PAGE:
• Piracy at sea has been a continuing problem for Somalia.

Piracy at sea has been a continuing problem for Somalia. (Photo : Twitter)

Chinese sailors captured by pirates in Somalia in 2012 have finally returned home after their ordeal.

The then Chinese sailors, nine from the mainland and one from Taiwan were among the 26 hostages released on Saturday by pirates from Somalia, with the other hostages coming from Indonesia, the Philippines, Cambodia and Vietnam, China Daily reported.

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The freed hostages were part of the 29 crew members of the Taiwanese-owned fishing vessel Nahm-3, which was hijacked by Somali pirates back in March of 2012. Three of the hostages reportedly died during the takeover, among them a Chinese mainland resident and a Taiwanese.

According to Hostage Support Partners coordinator John Steel, the freed hostages suffered from malnourishment due to their four and a half years ordeal. He also noted that one of the freed hostages had a bullet wound in his foot while another suffered a stroke and one more had diabetes.

Steel, who organization helped in the negotiations for the hostages' release, personally went to the city of Galkayo in Somalia to accompany the sailors. He said that they were able to accomplish their mission thanks to the coming together of community and regional leaders, as well as those from the religious community, to pressure the pirate group to release the hostages.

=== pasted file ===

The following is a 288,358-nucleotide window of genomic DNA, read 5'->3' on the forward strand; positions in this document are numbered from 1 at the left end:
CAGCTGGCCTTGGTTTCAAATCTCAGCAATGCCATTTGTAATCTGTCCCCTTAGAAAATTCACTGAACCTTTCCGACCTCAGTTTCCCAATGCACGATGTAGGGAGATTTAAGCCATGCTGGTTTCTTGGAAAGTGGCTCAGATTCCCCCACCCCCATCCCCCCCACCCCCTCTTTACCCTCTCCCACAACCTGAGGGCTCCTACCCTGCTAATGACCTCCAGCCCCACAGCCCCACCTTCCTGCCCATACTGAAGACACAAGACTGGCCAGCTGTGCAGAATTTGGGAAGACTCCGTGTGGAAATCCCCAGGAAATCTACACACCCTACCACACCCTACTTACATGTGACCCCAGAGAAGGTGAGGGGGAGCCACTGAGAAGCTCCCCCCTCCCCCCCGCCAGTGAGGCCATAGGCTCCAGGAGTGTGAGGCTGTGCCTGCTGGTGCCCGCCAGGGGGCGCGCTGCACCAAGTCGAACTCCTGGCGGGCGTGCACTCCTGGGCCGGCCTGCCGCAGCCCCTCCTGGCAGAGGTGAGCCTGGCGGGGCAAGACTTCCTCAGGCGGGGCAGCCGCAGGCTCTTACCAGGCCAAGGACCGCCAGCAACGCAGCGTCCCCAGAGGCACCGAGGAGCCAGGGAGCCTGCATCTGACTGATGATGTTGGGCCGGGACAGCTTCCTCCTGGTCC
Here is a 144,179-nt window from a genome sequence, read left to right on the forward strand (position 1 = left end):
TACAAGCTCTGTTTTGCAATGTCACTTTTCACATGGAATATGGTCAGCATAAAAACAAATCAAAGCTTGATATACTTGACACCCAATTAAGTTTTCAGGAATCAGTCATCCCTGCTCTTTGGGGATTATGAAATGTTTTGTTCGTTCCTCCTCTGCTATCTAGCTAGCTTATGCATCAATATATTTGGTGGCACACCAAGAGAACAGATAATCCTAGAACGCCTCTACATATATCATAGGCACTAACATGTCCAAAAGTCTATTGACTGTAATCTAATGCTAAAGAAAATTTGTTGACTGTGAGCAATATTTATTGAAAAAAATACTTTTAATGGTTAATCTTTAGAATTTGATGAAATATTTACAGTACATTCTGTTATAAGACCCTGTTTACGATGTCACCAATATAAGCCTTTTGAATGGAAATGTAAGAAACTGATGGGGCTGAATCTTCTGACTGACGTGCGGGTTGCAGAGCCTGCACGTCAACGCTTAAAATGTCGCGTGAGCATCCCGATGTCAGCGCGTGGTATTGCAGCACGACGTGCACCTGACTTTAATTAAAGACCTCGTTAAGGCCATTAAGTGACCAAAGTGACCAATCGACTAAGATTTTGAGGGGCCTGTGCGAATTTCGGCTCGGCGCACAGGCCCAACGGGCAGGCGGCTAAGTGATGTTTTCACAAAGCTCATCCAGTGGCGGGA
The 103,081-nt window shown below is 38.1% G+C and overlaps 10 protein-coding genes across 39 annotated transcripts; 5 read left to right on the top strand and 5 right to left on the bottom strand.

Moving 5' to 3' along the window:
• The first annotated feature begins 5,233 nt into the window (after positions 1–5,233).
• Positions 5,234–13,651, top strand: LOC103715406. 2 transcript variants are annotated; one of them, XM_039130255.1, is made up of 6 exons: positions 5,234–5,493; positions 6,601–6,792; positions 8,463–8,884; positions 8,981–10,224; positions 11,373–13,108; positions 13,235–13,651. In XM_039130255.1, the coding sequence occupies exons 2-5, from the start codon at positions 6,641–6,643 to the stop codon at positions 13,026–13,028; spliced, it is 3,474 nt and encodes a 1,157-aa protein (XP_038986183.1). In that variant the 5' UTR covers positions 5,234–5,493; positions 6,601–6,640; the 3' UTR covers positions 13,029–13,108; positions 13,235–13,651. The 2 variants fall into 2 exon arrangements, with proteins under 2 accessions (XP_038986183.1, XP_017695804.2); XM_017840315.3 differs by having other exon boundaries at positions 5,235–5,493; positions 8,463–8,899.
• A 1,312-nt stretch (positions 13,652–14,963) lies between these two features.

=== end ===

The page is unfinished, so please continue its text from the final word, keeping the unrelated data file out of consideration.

Meanwhile, the Chinese Foreign Ministry also thanked the organizations and people who helped in the effort. Officials and state media welcomed the freed sailors at a VIP lounge after their arrival at an airport in Guangzhou.

One of the sailors, a native of Sichuan Province surnamed Fan, expressed his happiness after his group was told that they will finally be released, the South China Morning Post reported.

A spokesman for the pirates, Bile Hussein, said that a ransom of around $1.5 million was paid for the sailors' release, but the claim was not immediately verified.